Medieval Writing
Church Liturgy (2)
A similar process of compilation occurred with the texts required for the celebration of divine office, the daily round of choir services performed by monastic communities and also by the secular clergy. The offices comprised the night office, Matins, and the seven day hours, Lauds, Prime Terce, Sext, None, Vespers and Compline. The choir services comprised psalms, hymns. lessons, antiphons, versicles and responses. The content varied with each service in the cycle and according to the church calendar. The conduct of divine office followed the original prescriptions laid down in the Rule of St Benedict.
night stairs
The night stairs in the south transept of Hexham Abbey, where the monks came into the church to celebrate the night office.
choir stalls The antiphons and responses of the choir were produced in the antiphoner. The psalter contained the Psalms, usually arranged in the original Biblical order, but occasionally in the order in which they were performed during divine office. The various other components of the readings and chants were compiled together gradually from the 11th century. Highly abbreviated versions of the complete round of services were produced in which the psalms were omitted and various other components were indicated only by their first words. The priest, performing the cycle every day, was supposed to know them by heart. This was called the Brevaria divini officii. Eventually the text was included in full, but the term breviary remained.
The medieval choir stalls of Ely cathedral, where the monks performed the divine office.  
Columbia University Library displays a 12th century Italian breviary with the older style of muscial notation (Plimpton MS 33 (frag.) recto). A leaf from a 14th century French breviary is displayed by the Wallace Library, Rochester Intitute of Technology. A full study of a psalter can be found at The Burnet Psalter site, as well as on the St Albans Psalter site, both from Aberdeen University.
The antiphoner remained a separate volume for the use of the choir, as did the psalter which often contained extra components such as the calendar, the litany, the penitential psalms and the office of the dead. While some breviaries and psalters were elaborate prestige objects owned by members of the aristocratic laity, they were liturgical books and most likely used by their domestic chaplains rather than for private devotion.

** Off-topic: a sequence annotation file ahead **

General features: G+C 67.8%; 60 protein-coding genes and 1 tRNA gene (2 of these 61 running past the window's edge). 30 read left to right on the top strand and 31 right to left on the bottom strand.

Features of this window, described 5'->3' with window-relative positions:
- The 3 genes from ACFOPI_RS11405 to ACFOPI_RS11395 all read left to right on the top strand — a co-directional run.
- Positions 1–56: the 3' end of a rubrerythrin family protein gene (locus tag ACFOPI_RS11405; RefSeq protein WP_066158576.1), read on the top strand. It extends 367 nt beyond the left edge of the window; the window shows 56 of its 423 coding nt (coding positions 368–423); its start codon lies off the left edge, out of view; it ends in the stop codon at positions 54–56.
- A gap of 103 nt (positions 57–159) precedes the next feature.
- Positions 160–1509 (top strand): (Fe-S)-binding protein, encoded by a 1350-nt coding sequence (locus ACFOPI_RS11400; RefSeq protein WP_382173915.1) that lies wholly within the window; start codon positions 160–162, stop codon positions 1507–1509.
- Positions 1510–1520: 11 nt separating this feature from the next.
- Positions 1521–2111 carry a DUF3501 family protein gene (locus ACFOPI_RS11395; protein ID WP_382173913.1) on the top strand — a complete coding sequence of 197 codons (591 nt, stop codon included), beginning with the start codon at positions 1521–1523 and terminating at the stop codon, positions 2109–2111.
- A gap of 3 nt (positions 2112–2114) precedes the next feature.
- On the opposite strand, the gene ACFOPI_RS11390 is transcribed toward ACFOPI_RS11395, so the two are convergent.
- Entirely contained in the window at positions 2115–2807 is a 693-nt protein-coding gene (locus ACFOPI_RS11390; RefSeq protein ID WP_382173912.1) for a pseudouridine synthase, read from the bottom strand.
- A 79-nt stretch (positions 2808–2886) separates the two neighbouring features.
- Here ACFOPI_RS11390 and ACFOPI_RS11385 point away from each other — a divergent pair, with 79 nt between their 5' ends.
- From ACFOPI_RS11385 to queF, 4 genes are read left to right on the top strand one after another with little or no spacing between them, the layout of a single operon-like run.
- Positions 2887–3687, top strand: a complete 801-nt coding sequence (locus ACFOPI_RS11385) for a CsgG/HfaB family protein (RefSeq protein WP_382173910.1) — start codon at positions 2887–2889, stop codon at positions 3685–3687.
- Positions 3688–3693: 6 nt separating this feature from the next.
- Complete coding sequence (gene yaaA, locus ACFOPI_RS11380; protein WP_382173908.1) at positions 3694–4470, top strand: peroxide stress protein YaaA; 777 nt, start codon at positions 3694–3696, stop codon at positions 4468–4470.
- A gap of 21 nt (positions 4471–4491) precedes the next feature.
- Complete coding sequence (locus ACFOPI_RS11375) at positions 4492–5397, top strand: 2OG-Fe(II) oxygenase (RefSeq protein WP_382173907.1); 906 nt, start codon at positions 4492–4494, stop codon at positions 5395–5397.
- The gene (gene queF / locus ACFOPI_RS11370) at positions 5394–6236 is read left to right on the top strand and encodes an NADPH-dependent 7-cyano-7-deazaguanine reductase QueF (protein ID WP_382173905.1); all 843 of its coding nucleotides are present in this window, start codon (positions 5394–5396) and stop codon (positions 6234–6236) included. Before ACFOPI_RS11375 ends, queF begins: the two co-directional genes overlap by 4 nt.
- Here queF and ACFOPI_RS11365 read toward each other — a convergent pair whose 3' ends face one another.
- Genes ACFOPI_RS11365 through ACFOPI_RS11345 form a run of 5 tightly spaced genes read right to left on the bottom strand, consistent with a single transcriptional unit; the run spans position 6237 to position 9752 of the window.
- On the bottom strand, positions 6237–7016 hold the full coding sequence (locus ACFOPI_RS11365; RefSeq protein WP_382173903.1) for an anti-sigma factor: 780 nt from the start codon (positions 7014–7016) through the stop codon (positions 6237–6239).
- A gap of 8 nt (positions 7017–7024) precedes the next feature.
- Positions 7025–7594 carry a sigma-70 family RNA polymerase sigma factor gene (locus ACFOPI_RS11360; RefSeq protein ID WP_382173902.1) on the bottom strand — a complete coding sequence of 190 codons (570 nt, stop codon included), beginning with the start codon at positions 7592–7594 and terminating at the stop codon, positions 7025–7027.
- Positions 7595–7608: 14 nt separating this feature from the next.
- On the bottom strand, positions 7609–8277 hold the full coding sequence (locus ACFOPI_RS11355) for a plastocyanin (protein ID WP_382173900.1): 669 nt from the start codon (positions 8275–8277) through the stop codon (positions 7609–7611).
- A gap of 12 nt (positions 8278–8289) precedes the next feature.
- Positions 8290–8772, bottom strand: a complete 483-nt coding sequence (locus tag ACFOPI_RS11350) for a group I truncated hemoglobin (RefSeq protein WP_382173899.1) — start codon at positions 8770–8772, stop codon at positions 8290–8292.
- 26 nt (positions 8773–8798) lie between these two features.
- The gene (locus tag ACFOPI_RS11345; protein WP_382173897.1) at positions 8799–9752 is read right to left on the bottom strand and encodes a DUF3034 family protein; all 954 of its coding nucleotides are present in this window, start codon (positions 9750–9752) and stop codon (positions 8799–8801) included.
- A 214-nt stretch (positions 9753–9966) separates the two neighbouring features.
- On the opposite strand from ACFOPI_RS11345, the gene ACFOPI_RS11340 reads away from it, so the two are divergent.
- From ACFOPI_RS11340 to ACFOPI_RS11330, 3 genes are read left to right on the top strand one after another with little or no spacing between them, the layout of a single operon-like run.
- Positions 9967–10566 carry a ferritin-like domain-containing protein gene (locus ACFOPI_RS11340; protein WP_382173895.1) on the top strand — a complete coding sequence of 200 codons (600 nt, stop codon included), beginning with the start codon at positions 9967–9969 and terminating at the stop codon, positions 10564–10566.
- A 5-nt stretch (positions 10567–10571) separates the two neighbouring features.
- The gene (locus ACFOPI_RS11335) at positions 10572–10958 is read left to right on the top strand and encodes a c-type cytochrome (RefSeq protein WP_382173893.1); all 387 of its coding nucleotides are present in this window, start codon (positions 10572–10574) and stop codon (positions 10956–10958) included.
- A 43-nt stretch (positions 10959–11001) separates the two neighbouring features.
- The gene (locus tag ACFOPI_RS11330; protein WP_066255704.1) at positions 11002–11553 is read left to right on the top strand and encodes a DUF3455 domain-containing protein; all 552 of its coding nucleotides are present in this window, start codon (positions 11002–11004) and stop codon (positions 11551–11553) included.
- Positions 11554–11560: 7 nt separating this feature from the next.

Leaf from a highly decorated 14th century psalter with an elaborate historiated intial and border (From Douai. Bibliothèque Publique, MS 171, f.127). (From New Palaeographical Society 1903)
A 13th century antiphoner is displayed in detail by the State Library of South Ausralia. The Wallace Library, Rochester Institute of Technology, displays a leaf from a very fine 15th century Italian antiphoner with the more modern medieval style of musical notation. Columbia University shows a 12th century German psalter (Western MS 49 (frag) recto) and a 14th century psalter, probably from England (X223.2/B47, ff.10v-11).
Processionals contained prayers, hymns and litany for use during processions around the church on major feasts such as Palm Sunday.
Columbia University displays a 14th century processional for Franciscan use, from Flanders (Plimpton MS 34, f.18).
In the early medieval period there was a range of small volumes containing various specialised services such as the sacramental services of baptism, marriage, extreme unction, as well as services for the visitation of the sick, the burial service and various blessings. These were compiled together, along with certain elements from the old sacramentary which did not refer to the mass, to form the ritual. This essentially contained all the services a priest needed which were not in the missal or the breviary. This was the least uniform of the medieval liturgical books and varied from diocese to diocese.
marriage A bishop performs a marriage in a 16th century stained glass window in the church of St Michael-le-Belfry, York.
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